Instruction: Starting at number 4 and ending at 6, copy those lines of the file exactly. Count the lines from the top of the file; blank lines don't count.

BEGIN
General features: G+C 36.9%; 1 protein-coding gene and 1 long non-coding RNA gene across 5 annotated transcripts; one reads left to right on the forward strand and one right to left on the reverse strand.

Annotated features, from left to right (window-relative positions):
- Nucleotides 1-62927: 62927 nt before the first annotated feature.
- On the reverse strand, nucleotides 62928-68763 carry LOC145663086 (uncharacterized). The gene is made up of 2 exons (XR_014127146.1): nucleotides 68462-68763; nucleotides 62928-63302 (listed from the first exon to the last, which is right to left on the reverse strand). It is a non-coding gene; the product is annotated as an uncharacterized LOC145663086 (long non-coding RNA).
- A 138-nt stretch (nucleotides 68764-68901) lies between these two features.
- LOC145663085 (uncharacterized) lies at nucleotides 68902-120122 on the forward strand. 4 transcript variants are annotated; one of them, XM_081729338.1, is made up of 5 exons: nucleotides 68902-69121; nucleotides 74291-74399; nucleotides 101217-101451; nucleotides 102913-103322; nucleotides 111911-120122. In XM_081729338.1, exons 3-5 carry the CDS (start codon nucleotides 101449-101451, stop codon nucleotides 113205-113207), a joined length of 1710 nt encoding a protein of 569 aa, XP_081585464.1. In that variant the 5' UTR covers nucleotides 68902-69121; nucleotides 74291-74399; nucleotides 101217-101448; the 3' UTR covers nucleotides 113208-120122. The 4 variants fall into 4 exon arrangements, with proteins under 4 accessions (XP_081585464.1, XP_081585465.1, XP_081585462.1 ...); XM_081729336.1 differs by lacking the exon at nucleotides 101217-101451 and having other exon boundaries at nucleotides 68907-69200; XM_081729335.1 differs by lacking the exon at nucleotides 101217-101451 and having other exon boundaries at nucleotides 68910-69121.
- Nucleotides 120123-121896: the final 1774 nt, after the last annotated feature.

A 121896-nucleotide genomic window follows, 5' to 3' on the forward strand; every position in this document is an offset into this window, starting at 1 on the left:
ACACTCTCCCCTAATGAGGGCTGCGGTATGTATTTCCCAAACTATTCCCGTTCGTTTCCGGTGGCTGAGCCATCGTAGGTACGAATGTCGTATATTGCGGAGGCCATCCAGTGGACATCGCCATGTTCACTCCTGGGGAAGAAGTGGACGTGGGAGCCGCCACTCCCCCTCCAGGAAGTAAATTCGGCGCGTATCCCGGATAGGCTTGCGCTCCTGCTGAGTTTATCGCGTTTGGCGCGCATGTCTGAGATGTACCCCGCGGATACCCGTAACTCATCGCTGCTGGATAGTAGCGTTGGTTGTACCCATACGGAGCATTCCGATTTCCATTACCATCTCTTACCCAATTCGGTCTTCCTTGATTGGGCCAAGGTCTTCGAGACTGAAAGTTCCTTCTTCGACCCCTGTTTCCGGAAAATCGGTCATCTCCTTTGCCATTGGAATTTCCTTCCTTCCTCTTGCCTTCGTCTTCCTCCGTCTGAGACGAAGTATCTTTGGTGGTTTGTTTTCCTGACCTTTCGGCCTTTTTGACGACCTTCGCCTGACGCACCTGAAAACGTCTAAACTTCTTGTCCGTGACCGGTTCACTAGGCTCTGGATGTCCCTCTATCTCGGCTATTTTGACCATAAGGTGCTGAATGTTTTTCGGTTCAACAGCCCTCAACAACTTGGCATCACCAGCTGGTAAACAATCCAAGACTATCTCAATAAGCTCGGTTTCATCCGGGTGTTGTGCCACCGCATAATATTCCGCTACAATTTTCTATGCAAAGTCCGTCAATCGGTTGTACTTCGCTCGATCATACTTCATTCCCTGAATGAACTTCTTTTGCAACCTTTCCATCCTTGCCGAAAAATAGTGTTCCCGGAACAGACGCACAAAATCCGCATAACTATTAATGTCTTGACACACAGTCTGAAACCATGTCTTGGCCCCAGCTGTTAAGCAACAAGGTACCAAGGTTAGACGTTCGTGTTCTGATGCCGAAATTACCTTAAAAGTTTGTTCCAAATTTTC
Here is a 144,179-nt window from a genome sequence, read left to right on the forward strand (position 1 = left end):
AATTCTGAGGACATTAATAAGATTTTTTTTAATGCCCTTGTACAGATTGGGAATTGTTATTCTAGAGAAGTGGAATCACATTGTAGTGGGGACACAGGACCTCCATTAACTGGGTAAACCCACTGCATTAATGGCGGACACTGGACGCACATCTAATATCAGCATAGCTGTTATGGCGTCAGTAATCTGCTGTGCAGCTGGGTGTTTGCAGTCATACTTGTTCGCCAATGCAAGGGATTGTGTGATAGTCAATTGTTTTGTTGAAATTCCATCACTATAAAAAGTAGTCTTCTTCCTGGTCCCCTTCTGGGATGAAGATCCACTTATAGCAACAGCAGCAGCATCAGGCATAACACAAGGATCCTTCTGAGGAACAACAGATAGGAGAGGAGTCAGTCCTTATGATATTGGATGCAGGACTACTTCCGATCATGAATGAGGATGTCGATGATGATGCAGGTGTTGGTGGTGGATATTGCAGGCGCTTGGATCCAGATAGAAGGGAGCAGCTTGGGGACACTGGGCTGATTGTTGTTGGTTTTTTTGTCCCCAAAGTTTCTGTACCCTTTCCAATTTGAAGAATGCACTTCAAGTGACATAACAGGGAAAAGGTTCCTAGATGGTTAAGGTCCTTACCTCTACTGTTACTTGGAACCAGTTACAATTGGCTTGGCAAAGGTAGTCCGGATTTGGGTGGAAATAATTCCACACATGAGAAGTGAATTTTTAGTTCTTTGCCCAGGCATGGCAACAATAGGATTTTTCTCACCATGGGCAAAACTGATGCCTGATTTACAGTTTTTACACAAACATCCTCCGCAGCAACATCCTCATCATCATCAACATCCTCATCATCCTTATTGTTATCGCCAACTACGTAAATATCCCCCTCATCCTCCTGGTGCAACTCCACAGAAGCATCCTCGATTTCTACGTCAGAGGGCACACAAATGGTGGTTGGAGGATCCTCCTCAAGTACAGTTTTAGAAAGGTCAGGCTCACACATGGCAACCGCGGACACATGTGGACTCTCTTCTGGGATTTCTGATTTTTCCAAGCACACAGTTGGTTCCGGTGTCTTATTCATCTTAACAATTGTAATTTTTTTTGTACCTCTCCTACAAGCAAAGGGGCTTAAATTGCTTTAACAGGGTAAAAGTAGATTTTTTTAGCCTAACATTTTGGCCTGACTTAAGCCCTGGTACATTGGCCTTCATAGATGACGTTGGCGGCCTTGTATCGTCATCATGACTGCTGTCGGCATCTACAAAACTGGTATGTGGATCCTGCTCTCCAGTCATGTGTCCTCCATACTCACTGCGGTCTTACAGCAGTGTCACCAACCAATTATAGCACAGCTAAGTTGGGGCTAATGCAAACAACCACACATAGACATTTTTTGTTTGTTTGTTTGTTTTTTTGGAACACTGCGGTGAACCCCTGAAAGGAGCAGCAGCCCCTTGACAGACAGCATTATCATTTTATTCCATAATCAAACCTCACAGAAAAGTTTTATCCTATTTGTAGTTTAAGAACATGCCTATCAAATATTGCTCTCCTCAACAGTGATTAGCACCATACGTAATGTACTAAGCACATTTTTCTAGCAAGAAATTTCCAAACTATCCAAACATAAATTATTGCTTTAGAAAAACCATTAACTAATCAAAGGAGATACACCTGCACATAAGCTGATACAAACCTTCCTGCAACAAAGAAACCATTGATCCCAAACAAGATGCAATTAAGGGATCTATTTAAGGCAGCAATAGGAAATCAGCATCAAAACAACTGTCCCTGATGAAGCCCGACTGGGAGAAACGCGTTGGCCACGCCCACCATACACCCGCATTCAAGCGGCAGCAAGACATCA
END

- On the reverse strand, nucleotides 62928-68763 carry LOC145663086 (uncharacterized). The gene is made up of 2 exons (XR_014127146.1): nucleotides 68462-68763; nucleotides 62928-63302 (listed from the first exon to the last, which is right to left on the reverse strand). It is a non-coding gene; the product is annotated as an uncharacterized LOC145663086 (long non-coding RNA).
- A 138-nt stretch (nucleotides 68764-68901) lies between these two features.
- LOC145663085 (uncharacterized) lies at nucleotides 68902-120122 on the forward strand. 4 transcript variants are annotated; one of them, XM_081729338.1, is made up of 5 exons: nucleotides 68902-69121; nucleotides 74291-74399; nucleotides 101217-101451; nucleotides 102913-103322; nucleotides 111911-120122. In XM_081729338.1, exons 3-5 carry the CDS (start codon nucleotides 101449-101451, stop codon nucleotides 113205-113207), a joined length of 1710 nt encoding a protein of 569 aa, XP_081585464.1. In that variant the 5' UTR covers nucleotides 68902-69121; nucleotides 74291-74399; nucleotides 101217-101448; the 3' UTR covers nucleotides 113208-120122. The 4 variants fall into 4 exon arrangements, with proteins under 4 accessions (XP_081585464.1, XP_081585465.1, XP_081585462.1 ...); XM_081729336.1 differs by lacking the exon at nucleotides 101217-101451 and having other exon boundaries at nucleotides 68907-69200; XM_081729335.1 differs by lacking the exon at nucleotides 101217-101451 and having other exon boundaries at nucleotides 68910-69121.